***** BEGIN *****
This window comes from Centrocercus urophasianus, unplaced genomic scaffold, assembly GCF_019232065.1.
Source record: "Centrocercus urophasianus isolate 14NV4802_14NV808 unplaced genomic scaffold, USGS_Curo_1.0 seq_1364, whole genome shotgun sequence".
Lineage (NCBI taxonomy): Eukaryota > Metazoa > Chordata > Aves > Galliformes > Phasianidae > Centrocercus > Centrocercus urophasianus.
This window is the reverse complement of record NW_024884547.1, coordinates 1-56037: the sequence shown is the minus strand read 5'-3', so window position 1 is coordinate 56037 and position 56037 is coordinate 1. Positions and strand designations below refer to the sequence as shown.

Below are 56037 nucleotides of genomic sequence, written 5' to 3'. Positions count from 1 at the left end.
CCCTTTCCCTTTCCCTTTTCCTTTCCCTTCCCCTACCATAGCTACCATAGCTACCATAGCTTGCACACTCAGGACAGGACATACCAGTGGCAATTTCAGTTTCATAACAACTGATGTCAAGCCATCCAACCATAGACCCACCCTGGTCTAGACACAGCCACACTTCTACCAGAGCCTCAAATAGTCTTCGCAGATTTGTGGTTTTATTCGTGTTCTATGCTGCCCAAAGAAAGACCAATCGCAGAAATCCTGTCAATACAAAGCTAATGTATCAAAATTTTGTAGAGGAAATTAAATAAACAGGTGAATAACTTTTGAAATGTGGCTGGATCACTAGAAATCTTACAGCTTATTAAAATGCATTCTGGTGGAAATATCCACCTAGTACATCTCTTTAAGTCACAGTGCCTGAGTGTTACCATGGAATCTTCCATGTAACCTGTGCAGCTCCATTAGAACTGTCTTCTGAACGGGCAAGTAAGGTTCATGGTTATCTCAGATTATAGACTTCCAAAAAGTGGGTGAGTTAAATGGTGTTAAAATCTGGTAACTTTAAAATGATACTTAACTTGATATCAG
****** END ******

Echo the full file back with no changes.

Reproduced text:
This window comes from Centrocercus urophasianus, unplaced genomic scaffold, assembly GCF_019232065.1.
Source record: "Centrocercus urophasianus isolate 14NV4802_14NV808 unplaced genomic scaffold, USGS_Curo_1.0 seq_1364, whole genome shotgun sequence".
Lineage (NCBI taxonomy): Eukaryota > Metazoa > Chordata > Aves > Galliformes > Phasianidae > Centrocercus > Centrocercus urophasianus.
This window is the reverse complement of record NW_024884547.1, coordinates 1-56037: the sequence shown is the minus strand read 5'-3', so window position 1 is coordinate 56037 and position 56037 is coordinate 1. Positions and strand designations below refer to the sequence as shown.

Below are 56037 nucleotides of genomic sequence, written 5' to 3'. Positions count from 1 at the left end.
CCCTTTCCCTTTCCCTTTTCCTTTCCCTTCCCCTACCATAGCTACCATAGCTACCATAGCTTGCACACTCAGGACAGGACATACCAGTGGCAATTTCAGTTTCATAACAACTGATGTCAAGCCATCCAACCATAGACCCACCCTGGTCTAGACACAGCCACACTTCTACCAGAGCCTCAAATAGTCTTCGCAGATTTGTGGTTTTATTCGTGTTCTATGCTGCCCAAAGAAAGACCAATCGCAGAAATCCTGTCAATACAAAGCTAATGTATCAAAATTTTGTAGAGGAAATTAAATAAACAGGTGAATAACTTTTGAAATGTGGCTGGATCACTAGAAATCTTACAGCTTATTAAAATGCATTCTGGTGGAAATATCCACCTAGTACATCTCTTTAAGTCACAGTGCCTGAGTGTTACCATGGAATCTTCCATGTAACCTGTGCAGCTCCATTAGAACTGTCTTCTGAACGGGCAAGTAAGGTTCATGGTTATCTCAGATTATAGACTTCCAAAAAGTGGGTGAGTTAAATGGTGTTAAAATCTGGTAACTTTAAAATGATACTTAACTTGATATCAG